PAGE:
Operating from a home base on Bainbridge Island, Avalara has quietly grown into a powerhouse in the arena of sales tax collection software. But the recent success has not escaped the eyes of one of the top investment firms. Avalara, led by CEO Scott McFarlane, today announced that it has scored $20 million in later-stage venture funding from Battery Ventures and others.
“The increasing complexity of sales and use tax regulation has amplified the need for Avalara’s SaaS-based offering, as it’s truly a pain point businesses can’t afford to ignore,” said Battery Ventures’ Chelsea Stoner, who is joining the company’s board as a result of the deal.
Founded in 2004 by Rory Rawlings, Jared Vogt and McFarlane, Avalara was on pace last year to top $30 million in revenue. The company raised more than $20 million in funding last year, including investments from Sageview Capital, Benaroya Capital and others. In the latest round, McFarlane said the company was not actively seeking cash.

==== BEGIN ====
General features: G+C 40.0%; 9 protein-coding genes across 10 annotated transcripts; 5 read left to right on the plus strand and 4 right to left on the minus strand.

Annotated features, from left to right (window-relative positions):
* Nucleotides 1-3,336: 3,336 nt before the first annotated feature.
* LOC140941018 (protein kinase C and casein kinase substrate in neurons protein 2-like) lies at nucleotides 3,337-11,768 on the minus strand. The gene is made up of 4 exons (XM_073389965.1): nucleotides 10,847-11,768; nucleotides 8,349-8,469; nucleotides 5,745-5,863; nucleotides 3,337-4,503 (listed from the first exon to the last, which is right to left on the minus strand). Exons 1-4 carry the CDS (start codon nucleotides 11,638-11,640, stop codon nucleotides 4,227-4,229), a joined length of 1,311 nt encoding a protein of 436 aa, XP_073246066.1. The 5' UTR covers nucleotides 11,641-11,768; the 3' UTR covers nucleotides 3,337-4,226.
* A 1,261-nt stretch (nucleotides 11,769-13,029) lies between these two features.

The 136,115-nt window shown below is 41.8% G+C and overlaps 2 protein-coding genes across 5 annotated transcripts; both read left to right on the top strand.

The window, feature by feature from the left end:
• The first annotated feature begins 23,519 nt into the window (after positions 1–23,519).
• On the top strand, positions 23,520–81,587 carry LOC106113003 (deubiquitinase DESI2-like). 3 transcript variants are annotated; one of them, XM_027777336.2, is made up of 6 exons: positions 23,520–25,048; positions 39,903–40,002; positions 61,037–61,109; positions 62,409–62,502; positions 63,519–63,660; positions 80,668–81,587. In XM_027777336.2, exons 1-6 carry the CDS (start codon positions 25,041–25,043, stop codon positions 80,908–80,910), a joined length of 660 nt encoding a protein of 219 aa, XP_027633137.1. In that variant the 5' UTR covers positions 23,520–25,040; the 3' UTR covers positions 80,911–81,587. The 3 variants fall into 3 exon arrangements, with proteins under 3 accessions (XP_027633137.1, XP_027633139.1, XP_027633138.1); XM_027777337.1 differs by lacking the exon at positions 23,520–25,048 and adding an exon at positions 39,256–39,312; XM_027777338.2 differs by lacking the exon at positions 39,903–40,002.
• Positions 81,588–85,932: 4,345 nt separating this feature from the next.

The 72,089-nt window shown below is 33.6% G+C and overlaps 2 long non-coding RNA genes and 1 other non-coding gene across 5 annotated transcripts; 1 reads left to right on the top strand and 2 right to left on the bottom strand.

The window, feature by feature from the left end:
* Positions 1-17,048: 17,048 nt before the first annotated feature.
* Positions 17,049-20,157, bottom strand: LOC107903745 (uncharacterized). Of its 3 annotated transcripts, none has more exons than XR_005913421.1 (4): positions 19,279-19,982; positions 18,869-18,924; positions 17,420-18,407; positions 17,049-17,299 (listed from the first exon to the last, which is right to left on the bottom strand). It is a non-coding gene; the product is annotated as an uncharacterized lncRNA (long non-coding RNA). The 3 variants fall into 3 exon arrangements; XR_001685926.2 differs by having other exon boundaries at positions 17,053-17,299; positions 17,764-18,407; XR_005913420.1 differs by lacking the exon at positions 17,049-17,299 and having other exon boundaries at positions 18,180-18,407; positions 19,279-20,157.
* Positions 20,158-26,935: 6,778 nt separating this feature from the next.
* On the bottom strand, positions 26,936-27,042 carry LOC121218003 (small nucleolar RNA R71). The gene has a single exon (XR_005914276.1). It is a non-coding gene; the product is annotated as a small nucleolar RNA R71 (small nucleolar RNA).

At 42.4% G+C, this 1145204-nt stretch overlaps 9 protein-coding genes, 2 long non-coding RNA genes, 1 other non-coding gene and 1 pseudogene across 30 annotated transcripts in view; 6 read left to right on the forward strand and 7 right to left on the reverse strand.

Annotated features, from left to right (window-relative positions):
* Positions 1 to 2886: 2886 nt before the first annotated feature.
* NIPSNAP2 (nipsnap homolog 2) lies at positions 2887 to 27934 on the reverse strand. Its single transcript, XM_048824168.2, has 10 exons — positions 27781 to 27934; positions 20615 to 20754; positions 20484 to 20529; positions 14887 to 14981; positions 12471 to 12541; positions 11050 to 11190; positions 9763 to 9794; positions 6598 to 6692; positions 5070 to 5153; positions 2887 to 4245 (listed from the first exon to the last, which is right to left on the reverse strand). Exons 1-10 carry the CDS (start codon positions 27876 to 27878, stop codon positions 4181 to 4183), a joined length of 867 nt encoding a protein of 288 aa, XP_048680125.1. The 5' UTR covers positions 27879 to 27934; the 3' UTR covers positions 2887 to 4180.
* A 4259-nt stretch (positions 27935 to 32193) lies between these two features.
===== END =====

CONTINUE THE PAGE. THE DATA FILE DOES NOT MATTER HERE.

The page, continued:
But the company — which now employs about 275 people — decided to take the cash because of the enormous opportunity it sees ahead.
“Avalara has grown significantly over the past few years and we think the market for our SaaS solution will soon mirror that of payroll automation,” McFarlane said. Total funding stands at $69 million.
Avalara calculates VAT, sales and use taxes on about one billion transactions annually. It also files approximately 500,000 returns and remits nearly $10 billion in sales and use tax collections per year.
Battery’s portfolio is loaded with successful outcomes, from Groupon to ITA Software to Akamai. In the Northwest, the firm has backed companies such as Insitu, A Place for Mom and Opscode.
The second quarter is shaping up to be a whopper in Washington state when it comes to venture capital financings, including the $100 million for Donuts; $30 million for Kona Medical; and $18 million for SEOMoz.